Do parents care about test scores?

Not when it comes to choosing a school, according to the roughly 1,500 parents who participated in EdChoice’s 2023 Schooling America Survey. But academic quality was a top factor in school selection for charter school, private school, and home education parents.

Current parents with children in a district school, charter school, private school or homeschool were asked to select from 14 reasons for choosing that learning environment, and test scores was near the bottom of the list.

The highest ranked factors for school selection among public district school parents were “location/close to home or work,” socialization/peers/other kids, and the fact that it was their assigned district/neighborhood school.

“Safe environment,” “academic quality or reputation,” and location came in as the top priorities for public charter school parents; “morals/character/values instruction,” academic quality, and a safe environment for private school parents; a safe environment, individual/one-on-one attention, and academic quality for homeschool parents.

While I have written much on declining test scores and significant drops in academic achievement as measured by the National Assessment of Educational Progress (NAEP) and Minnesota’s Comprehensive Assessments, this recent survey shows parents don’t really consider them when picking a learning environment for their child. (I do still think they play a role in accountability, at least until we come up with something better.)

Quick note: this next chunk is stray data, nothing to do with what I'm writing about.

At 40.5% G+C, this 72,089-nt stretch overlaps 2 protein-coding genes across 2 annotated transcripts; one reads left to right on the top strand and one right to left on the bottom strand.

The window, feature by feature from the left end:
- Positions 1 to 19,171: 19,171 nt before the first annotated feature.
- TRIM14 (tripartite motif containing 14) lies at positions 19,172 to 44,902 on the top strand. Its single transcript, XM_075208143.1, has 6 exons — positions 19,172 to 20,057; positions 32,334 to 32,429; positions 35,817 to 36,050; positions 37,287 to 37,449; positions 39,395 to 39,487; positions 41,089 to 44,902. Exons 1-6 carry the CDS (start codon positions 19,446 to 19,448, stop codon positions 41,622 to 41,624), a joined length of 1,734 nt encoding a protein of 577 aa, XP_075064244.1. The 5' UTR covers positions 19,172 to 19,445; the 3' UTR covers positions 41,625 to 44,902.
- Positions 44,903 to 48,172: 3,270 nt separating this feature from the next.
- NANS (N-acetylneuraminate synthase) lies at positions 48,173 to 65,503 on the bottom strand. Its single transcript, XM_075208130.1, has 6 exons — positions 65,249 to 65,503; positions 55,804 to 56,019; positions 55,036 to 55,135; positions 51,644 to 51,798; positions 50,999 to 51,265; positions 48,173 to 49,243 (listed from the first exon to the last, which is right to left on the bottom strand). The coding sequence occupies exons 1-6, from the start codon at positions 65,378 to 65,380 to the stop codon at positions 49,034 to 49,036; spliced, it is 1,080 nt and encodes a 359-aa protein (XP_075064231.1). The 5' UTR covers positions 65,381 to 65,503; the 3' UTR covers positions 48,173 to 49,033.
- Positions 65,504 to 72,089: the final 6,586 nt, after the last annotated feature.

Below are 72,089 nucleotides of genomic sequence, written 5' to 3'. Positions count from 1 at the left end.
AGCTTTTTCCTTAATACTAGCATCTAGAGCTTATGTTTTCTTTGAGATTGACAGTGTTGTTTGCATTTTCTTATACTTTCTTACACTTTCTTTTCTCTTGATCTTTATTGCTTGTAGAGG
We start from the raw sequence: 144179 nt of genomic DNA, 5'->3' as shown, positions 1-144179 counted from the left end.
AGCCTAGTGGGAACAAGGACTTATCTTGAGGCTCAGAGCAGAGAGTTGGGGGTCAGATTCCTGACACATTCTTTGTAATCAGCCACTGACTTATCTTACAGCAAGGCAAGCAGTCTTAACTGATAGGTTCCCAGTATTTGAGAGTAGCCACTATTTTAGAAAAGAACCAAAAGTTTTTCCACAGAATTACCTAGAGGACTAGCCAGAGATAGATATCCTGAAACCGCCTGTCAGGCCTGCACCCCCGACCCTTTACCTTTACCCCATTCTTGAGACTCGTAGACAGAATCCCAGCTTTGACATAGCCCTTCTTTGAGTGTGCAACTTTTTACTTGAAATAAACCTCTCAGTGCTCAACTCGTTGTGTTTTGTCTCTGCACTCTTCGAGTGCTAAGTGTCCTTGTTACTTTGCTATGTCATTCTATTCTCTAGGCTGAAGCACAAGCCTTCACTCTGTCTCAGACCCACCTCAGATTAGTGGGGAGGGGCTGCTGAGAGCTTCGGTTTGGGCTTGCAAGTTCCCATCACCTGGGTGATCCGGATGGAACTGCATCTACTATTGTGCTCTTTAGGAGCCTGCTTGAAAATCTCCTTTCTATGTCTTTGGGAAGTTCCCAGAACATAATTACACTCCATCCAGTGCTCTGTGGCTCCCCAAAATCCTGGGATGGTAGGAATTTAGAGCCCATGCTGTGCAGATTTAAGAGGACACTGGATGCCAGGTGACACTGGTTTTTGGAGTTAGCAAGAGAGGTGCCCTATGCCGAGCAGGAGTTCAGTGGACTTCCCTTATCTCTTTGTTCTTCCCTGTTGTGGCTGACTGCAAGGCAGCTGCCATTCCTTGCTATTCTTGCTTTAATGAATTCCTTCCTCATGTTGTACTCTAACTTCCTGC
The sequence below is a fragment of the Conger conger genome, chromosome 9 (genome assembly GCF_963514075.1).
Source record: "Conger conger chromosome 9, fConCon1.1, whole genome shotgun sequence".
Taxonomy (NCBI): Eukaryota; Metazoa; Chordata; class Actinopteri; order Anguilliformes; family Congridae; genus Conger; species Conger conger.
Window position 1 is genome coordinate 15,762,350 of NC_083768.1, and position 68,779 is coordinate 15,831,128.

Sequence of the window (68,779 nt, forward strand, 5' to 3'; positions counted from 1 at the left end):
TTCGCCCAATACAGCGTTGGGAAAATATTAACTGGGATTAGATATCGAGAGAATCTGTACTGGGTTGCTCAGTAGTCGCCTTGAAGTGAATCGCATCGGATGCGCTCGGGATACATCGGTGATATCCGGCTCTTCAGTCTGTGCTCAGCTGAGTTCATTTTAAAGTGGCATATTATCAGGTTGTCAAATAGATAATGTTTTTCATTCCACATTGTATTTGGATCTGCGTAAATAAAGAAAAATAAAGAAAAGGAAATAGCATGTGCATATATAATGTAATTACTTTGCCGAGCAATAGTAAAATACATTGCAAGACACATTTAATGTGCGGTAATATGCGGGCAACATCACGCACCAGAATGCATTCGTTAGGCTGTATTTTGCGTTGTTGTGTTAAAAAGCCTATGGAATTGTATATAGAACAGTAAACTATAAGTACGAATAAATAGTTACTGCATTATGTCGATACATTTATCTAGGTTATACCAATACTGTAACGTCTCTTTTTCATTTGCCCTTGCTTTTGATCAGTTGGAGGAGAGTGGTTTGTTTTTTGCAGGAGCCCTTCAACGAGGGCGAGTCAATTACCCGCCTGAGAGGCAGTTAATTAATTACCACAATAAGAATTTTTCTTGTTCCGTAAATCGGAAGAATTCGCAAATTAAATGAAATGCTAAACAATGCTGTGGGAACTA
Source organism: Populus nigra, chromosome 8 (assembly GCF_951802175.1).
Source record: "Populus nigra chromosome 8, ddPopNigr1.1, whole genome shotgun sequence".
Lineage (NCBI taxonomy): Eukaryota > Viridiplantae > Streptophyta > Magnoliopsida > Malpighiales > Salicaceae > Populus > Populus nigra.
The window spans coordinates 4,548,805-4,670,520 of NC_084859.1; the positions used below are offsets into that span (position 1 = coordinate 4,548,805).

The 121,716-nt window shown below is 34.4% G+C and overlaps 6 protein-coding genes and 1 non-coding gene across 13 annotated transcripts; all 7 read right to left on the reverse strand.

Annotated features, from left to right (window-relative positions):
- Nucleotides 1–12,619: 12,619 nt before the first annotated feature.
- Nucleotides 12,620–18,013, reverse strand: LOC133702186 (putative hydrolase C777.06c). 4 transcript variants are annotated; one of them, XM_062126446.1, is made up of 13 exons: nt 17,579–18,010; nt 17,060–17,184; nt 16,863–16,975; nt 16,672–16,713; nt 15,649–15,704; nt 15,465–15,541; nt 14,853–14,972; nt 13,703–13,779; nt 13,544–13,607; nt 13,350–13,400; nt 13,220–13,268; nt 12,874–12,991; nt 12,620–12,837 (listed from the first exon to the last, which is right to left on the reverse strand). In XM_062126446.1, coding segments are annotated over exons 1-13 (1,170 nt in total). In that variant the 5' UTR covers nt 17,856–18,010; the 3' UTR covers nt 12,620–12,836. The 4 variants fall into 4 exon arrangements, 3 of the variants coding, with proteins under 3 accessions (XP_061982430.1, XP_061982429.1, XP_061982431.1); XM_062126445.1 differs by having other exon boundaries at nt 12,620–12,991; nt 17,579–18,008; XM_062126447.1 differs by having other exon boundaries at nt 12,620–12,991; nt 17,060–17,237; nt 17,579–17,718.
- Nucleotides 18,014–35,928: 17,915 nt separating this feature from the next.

But not all families have the leeway to access the learning environment that they actually want. And that’s why educational freedom is so empowering.

When parents have the opportunity to pick from a variety of educational settings (unburdened by financial barriers) they can select the learning environment that aligns with their values and needs and “decide what a ‘quality’ learning environment looks like and what constitutes a ‘good’ school,” points out Kerry McDonald with the Foundation for Economic Education.

If given the choice, only 29 percent of polled parents would prefer to send their child to their assigned district school, with more instead preferring their child attend a private school.

As 2023 continues to be the “Year of Universal Choice,” it’s time for Minnesota to join its neighbors and states across the country in making sure access to a quality education — in whatever form that takes — is available to all. And it’s up to the Minnesotans who have voiced overwhelming support for school choice to help make it a reality.